Saturday, March 23, 2013

The Campaign is Shockingly a Lame Duck

How does the combo of Zach Galifinakis and Will Ferrell fail? These two are so reliably funny, but being together in The Campaign seems to have negated each's own charms.

This movie is shockingly unfunny. The only saving grace is that the storyline of the little dorky guy with the dorky family rising up to fight the big bully has its charms.

I actually watched this several weeks ago and was trying to forget I had ever seen it. But then I thought I better write this blog now to remind myself never to watch it again.

I don't think I even laughed twice, which is almost impossible. I laugh at all kinds of dumb stuff.

Go back and watch Zach in Two Ferns or The Hangover, or Will in any of his other films.

*1/2 out of ***** stars

Wednesday, March 13, 2013

Argo Was Truly the Best Movie of 2012

I admittedly haven't seen Ang Lee's Academy-Award-winning Life of Pi, but it's a crime that Ben Affleck didn't win the Oscar for best director for Argo.

Affleck is clearly a student of film. And the student has now turned master. The heartbreaking Star Wars characters and Hardy Boys books on the bedroom shelves of Affleck's son in the film. The classical music touches all the way from the Hitchcock ending-credits tune to perfectly placed classic rock like "Dance the Night Away" by Van Halen and "When the Levee Breaks" by Led Zeppelin. The incredible pacing and tightly wound suspense in general.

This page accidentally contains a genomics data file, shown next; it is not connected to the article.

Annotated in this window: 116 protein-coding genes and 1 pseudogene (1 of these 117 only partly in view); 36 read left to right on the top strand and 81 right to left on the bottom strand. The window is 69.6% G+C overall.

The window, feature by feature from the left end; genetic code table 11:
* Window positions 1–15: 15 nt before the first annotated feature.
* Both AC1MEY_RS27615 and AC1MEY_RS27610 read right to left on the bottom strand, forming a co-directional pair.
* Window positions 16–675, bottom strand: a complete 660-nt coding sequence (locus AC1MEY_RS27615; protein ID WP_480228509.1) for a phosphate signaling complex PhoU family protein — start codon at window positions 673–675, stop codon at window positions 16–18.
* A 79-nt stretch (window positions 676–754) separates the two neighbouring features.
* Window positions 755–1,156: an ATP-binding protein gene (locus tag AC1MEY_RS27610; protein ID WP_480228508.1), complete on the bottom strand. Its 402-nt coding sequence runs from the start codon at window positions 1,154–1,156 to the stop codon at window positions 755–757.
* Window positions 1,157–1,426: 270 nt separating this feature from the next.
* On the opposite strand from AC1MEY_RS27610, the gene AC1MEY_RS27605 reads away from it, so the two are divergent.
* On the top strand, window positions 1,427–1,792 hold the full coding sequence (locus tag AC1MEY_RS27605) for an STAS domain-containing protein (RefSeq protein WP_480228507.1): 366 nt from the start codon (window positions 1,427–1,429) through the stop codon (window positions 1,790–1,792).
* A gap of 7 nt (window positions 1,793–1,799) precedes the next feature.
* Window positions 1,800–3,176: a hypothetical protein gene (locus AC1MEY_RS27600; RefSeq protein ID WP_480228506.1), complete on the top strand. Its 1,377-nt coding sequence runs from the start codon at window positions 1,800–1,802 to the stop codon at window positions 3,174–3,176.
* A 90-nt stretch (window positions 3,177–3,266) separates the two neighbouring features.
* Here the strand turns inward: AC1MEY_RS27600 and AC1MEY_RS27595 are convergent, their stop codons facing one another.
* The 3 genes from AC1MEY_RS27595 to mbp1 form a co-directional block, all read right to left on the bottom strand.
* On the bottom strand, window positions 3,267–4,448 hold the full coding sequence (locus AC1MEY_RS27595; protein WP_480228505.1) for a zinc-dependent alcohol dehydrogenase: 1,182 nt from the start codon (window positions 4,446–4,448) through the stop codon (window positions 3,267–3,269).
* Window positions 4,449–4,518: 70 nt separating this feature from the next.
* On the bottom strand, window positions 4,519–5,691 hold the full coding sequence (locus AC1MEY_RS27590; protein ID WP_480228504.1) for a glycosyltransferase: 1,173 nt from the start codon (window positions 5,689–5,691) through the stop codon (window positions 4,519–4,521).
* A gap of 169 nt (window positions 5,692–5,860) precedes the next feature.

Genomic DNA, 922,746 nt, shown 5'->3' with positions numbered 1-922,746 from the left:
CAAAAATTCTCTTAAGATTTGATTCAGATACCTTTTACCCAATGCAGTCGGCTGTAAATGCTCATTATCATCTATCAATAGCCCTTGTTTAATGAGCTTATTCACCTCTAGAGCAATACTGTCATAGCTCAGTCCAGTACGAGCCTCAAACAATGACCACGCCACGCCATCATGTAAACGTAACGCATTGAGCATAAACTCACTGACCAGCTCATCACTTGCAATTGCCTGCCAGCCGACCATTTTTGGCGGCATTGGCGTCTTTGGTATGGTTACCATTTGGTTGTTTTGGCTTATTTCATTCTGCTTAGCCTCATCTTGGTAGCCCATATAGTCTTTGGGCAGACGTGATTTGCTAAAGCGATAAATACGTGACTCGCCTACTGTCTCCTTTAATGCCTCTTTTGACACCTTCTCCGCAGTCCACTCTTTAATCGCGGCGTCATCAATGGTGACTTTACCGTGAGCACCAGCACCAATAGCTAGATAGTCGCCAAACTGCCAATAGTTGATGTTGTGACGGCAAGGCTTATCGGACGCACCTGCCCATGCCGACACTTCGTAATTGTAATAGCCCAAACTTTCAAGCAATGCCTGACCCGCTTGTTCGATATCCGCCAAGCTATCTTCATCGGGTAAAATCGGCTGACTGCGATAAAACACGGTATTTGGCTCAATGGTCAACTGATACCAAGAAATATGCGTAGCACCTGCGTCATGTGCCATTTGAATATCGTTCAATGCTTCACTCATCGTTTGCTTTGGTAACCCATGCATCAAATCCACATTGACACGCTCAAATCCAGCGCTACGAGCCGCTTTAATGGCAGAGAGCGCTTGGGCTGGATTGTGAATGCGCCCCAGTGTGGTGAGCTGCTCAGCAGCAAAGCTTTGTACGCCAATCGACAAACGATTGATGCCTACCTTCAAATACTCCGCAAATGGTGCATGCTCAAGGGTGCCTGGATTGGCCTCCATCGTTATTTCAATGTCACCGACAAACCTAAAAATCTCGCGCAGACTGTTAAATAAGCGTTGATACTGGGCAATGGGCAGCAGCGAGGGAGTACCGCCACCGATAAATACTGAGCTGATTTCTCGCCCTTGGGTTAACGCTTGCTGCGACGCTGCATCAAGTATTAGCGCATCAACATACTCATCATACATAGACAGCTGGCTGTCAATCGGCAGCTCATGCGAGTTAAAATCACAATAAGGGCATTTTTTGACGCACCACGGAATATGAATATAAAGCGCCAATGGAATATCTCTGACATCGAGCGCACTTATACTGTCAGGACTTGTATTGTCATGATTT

The plot is based on a true story (almost unbelievable that it isn't fiction) in which six Americans escape from the U.S. embassy in Tehran, Iran as it is overrun by anti-Americans. This is set in 1979 as Iran is experiencing serious growing pains in its transition from a near-democratic state into a religious dictatorship. The more well-known hostage crisis is happening at the same time that CIA agent Affleck is creating a movie called Argo (based off a moment when he is talking to his son on the phone while they both watch Return to the Planet of Apes on their respective TVs) that will serve as the plot for rescuing the six non-official American hostages.

That it took 33 years for someone to make such a great account of the hostage crisis is amazing and perhaps a sad statement on the creativity of humanity(!) But that's going awfully negative. There is nothing negative to say about this film.

Best movie of 2012 (barely beating out Django Unchained).

***** out of ***** stars

Sunday, March 10, 2013

Best Magazine Reads: Awesome Things I Learned (or Relearned) From the Jimmy Page Rolling Stone Interview

1. Led Zeppelin drummer John Bonham died in 1980 in guitarist Jimmy Page's house, strangled on his own vomit, after drinking 40 vodka shots. This was the end of the band, except for a couple of reunion shows, obviously minus one of rock's very best all-time drummers.

2. Page played guitar on The Who's "I Can't Explain," which is tied for my favorite Who song with "Pictures of Lily."

3. Page never met or saw Jimi Hendrix perform, but he wished he had.

4. The Who's spastically wonderful drummer Keith Moon (perhaps rock's greatest skins man alongside Bonham and the ever-underrated Ringo Starr) was the one who actually came up with the name Led Zeppelin.